A Simple Life by Giora Amir #ASimpleLife
This book, an autobiographical memoir told in first person narrative form gives us, the reader a vivid glimpse into the lives and thoughts of a boy coming into manhood during the infantile stages of the holocaust and throughout. This book tugged at my heart strings like no other in a very long time. A must-read!
The author, born in Slovakia in 1928, walks us through his eye witness testimony of how the holocaust sneakily came to be, from the eyes of a boy. He discusses watching Jewish businesses ‘Aryanised’ and how no-one really thought it would last long. That surely, someone will take this madman out of powerful position – it’s just a matter of time. I can easily see myself, naively assuming that relocation would be only temporary and that the whole of Europe could not possibly hate one culture so much as to see them utterly destroyed. Denial is a powerful thing, and it something one must take into account when reading this book!
Based in Slovakia, in the town of Presnov is where the beginning of this family’s story of degradation in the holocaust begins. The author, reminisces about the good times, his life milestones with which those he loves will not be able to repeat with any others. He writes about watching his sister and other dear relatives, leaving for Palestine to escape persecution. He also writes about relatives from Poland escaping to Slovakia to work in ‘Aryanised’ businesses – not knowing that the same grisly events were slowly unfolding in their own city of reprieve.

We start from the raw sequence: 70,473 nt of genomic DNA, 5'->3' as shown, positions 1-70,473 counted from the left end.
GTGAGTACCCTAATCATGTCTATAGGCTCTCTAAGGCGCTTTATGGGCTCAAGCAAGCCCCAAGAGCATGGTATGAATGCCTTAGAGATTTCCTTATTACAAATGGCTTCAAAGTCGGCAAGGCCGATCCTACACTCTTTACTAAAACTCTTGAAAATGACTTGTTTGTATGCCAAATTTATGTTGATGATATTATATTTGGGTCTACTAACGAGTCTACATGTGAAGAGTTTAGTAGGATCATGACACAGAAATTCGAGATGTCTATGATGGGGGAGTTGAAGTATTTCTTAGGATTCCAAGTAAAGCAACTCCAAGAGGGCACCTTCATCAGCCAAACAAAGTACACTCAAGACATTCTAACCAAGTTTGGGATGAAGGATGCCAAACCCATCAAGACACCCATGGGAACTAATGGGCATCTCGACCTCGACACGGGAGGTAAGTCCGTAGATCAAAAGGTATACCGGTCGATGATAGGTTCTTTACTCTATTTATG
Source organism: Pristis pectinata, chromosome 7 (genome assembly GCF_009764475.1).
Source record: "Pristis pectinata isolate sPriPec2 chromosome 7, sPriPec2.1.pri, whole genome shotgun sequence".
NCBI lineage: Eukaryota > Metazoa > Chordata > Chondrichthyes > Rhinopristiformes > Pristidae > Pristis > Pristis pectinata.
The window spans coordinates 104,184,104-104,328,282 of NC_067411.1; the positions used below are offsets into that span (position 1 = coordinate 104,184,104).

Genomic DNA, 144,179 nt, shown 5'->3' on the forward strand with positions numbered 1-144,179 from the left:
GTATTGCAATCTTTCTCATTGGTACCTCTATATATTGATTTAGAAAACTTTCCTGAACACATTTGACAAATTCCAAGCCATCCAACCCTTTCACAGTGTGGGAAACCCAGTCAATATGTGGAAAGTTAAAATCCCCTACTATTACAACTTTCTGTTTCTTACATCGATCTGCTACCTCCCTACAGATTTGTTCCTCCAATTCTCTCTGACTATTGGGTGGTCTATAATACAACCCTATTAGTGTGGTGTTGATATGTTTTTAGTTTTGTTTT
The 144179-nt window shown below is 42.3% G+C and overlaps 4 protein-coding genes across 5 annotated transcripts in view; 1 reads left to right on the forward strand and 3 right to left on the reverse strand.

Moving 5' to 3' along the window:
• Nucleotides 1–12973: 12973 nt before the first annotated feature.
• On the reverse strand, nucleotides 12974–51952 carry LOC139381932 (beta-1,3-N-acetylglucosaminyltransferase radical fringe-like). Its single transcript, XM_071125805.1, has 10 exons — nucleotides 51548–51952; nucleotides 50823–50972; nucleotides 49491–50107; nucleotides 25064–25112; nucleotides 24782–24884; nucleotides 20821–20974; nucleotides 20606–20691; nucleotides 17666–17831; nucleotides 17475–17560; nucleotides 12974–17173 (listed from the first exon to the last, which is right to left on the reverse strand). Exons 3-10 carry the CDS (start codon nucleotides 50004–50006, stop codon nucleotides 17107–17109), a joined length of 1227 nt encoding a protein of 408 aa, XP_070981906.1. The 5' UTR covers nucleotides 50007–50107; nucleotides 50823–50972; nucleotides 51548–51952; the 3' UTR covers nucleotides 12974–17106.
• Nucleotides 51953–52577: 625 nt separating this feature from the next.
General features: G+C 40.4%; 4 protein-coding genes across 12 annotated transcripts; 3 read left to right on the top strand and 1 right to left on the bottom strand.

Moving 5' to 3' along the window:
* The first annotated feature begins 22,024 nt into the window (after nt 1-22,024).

Amir explains to us the desperation of his father to become an ‘economically viable jew’ or Hospodarsky Zid in order to gain exemption status or the vynimka label so as not to be sent to the Poland ghettos – or worse. An economic jew being explained as one who had knowledge or a level of expertise that would be of economic benefit to the government. Even this label did not help much during the ’round-ups’ of 1942. Only hiding helped, and not with much success as many examples from the period have shown.
Giora Amir speaks with great relief and trepidation about the days leading up to May 8, 1945. The day Germany surrounded. Having been taken in by the Czechs during a surprising run-in, only some days before, Giora and his small group of refugees were finally the lucky ones – albeit in a world that still held a great amount of distain and few opportunities for the remaining Jewish populace.
The author, Giora Amir, takes great care to lay out a mapping of familial history, culture and business dealings in the beginning of this book. This serves well to bring a sense of humanness to the reader. Whereas it is normally easy to disassociate oneself from the characters in a book, it is not the case in this book. In this book, the reader feels closer to the characters and therefore experiences a larger sense of fear and empathy with the characters.
I very much appreciate the fact that this book is not just a first person eyewitness account of the the author. The author has taken great care to include letters and writings that he knew would never see the light of day otherwise – to give us, the reader, a clear vision of what life, death, sadness and suffering was like for all involved. These included testimonies also shed a dim light on the happenings, hidings, round-ups and battles from other areas and from different perspectives.
If you like The Diary of Anne Frank, you will love this book! I highly recommend this book for all ages! Keep a tissue handy though. This book can be found at amazon by clicking here. There are both Kindle and paperback editions.
Thanks for reading!
*Disclaimer: I received a complimentary copy of this book in exchange for my honest and unbiased review. This book tugged at my heart strings like no other in a very long time. A must-read!